Mr. Speaker, I find myself a bit surprised to be standing again today on another question of privilege, which is, in fact, very much related to the question of privilege to which I spoke yesterday. The accumulation of these things happening together is a signal to everybody. I hope it is particularly a signal to the Speaker that something is going very wrong in this place. It is of a matter of great importance and it is a hard thing for most normal people to understand. This has to do with centuries of history of how this place works and rules people consider to be arcane, but they are important rules. They are the foundation upon which this democracy exists and upon which it has been built for generations.
While the government said that it respected that privileges had been offended, we saw the government's double manoeuver yesterday in choosing to vote to extinguish any effort to protect those privileges. Then through another device, it tried to mislead and pretend it was protecting them in a fashion that was entirely inappropriate and not permitted under our rules.
Questions of privilege belong to this chamber. Questions of privilege are not government legislation. They take precedence over government business on the orders of the day. They take precedence because they are profound. A question of privilege and a motion of privilege are the property not of the government but of this chamber.
Yesterday, the majority government members took a decision to reject the effort to protect those privileges. They now try through words to escape the consequences of that decision and pretend they did not reject the effort to defend members' privileges. That is exactly what they did yesterday.
The more serious question is this. Are we now going to change how privilege and the defence of privileges of members works in this place from this point going forward? Is privilege no longer a question for the House to decide? Is it now a question of government motions and government initiatives that happen at a committee level? Are we going to so diminish the question of privilege in this place? Are we going to create that as the route through which it is done?
That is why this calls out for the intervention of the Speaker. There are rare occasions in the history of a Parliament when events begin to take a course and, for whatever reason, people get too clever by half. We get folks who think they can find ways to change rules, make new rules and make life more efficient for themselves. Some people call this campaign brain or political brain, and they get too clever by half. In a time like this, the circumstances cry out for a Speaker to say, no, that it is the duty of the Speaker to defend the rights and the privileges of members of this place. That is the most profound and important duty of the Speaker. That is what the Speaker is elected by the members to do, not to aid and abet a government effort to make its life more efficient. I would never suggest our Speaker has done that thus far. I am very pleased that has not happened. However, there comes a time when passivity is not sufficient.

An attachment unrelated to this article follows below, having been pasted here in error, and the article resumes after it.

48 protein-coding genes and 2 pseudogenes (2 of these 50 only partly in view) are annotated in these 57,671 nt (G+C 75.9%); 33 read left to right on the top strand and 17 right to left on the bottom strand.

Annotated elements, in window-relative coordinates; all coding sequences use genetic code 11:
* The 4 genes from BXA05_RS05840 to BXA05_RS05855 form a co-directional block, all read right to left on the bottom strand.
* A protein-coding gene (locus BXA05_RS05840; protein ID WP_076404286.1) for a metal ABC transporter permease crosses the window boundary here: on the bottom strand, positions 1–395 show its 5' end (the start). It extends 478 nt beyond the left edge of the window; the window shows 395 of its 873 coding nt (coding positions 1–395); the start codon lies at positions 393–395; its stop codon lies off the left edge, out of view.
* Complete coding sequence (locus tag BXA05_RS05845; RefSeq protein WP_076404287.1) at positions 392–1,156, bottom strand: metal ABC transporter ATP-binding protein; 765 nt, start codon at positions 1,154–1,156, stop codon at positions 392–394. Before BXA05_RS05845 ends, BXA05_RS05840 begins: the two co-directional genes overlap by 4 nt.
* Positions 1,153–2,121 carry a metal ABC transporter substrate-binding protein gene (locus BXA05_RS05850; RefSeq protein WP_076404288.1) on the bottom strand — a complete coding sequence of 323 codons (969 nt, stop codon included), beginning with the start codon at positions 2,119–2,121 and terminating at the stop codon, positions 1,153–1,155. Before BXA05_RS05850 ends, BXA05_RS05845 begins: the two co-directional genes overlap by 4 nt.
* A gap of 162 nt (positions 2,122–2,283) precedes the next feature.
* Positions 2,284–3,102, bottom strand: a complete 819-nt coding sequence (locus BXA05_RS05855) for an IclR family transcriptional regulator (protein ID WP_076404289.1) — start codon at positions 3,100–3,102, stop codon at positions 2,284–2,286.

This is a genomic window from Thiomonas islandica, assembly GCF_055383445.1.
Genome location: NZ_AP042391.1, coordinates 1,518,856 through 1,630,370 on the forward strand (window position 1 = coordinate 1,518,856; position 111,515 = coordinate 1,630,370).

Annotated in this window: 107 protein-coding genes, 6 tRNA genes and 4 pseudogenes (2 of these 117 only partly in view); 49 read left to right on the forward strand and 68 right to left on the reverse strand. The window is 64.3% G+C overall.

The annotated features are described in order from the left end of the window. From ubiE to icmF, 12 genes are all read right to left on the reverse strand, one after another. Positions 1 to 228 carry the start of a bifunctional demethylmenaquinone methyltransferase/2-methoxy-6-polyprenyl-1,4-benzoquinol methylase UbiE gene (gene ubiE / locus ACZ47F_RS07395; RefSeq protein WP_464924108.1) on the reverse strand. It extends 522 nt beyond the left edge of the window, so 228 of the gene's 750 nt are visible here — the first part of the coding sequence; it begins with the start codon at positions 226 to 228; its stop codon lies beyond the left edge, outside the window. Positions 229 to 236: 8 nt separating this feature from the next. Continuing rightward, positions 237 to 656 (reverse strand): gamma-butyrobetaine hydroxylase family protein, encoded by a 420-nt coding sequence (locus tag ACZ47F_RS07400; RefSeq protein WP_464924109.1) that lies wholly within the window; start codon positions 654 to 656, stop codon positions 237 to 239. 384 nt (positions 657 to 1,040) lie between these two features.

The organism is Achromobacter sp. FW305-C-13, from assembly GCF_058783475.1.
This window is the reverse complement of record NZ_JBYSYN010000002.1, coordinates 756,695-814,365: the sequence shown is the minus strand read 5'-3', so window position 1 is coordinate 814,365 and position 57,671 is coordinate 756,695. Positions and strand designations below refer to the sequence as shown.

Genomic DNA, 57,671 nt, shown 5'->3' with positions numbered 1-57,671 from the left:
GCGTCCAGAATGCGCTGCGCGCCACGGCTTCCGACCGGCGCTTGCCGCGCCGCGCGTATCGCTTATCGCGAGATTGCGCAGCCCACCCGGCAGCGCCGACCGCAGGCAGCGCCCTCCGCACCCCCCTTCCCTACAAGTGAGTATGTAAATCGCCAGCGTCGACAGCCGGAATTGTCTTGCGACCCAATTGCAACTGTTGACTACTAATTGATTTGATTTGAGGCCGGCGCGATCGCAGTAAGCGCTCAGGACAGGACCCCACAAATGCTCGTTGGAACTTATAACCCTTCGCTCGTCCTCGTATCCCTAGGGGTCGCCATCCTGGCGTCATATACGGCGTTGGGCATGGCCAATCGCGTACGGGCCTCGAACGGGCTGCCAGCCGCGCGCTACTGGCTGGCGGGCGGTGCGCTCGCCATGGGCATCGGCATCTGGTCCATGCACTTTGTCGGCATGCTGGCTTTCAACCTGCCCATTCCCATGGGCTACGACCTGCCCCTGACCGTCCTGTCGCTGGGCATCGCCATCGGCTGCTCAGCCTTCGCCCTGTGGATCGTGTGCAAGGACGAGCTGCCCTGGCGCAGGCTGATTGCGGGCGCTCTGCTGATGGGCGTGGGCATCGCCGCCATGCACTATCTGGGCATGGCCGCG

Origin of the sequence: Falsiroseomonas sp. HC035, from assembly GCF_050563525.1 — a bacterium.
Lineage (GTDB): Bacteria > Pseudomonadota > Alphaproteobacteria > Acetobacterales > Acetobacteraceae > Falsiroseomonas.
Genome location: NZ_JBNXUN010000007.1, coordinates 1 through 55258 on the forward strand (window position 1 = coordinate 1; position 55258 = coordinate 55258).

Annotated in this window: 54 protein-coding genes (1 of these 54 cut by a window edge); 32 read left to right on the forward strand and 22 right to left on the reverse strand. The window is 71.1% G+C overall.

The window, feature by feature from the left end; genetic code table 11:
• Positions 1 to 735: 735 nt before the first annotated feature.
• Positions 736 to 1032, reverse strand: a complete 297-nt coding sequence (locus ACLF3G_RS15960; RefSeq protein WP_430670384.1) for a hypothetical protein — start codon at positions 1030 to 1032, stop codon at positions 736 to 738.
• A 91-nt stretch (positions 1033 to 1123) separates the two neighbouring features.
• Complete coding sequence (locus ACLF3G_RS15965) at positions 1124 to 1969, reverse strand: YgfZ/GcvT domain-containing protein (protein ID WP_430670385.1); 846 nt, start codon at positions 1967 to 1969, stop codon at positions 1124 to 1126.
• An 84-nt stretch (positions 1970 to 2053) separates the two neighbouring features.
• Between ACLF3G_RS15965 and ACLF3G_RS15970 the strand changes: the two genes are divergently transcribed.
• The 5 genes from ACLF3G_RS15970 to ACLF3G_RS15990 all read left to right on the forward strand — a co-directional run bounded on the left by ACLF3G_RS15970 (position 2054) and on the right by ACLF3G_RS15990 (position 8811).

When this question of privilege was raised, it raised a question of profound importance. It called out for that intervention to protect all of our rights and privileges. Let us remember what we talked about. The government is saying that we should not worry, that privilege can be taken care of by the initiative of a government member at a committee. I do not see that anywhere. I do not see it anywhere in the big green books. I do not see it anywhere in Erskine May. I do not see it anywhere in centuries of Speakers' decisions. Committees deal with questions of privilege after this place, sitting as a court, has taken a decision on them and referred them there. We are to sit in the second instance, with you, Mr. Speaker, in the first instance in making the prima facie finding. Then this place, as a court in the second instance, makes the decision on a reference. That is the proper process.
The government, for whatever reason, while saying it protected the privileges, took a decision yesterday to extinguish and snuff out the proper effort through the processes that belong to us to defend those privileges. Every member on that side who voted to do so took that decision that the right of a member to vote was not really important enough for them. They were going to have it drop off of the agenda of this place. Now the Liberals try, through some sleight of hand, to make the trick where they pretend they will really defend it elsewhere. It is not the process that does that, and if it does it, they are not really defending the rights and privileges of members at all. It is a profoundly troubling manoeuvre.
It comes in the context, and the context is important, of these other events that are taking place, because the Liberals are seeking to change the rules once again here. They are seeking to change the rules at a committee. They are doing so at the same time as saying, “Oh, we just want good faith discussions. Trust us.” It is the same as, “Oh, this kind of motion is another good way of doing it. Just trust us.”
One of the ways this House of Commons has worked, again for generations, has been through trust. Sure, we could have partisanship—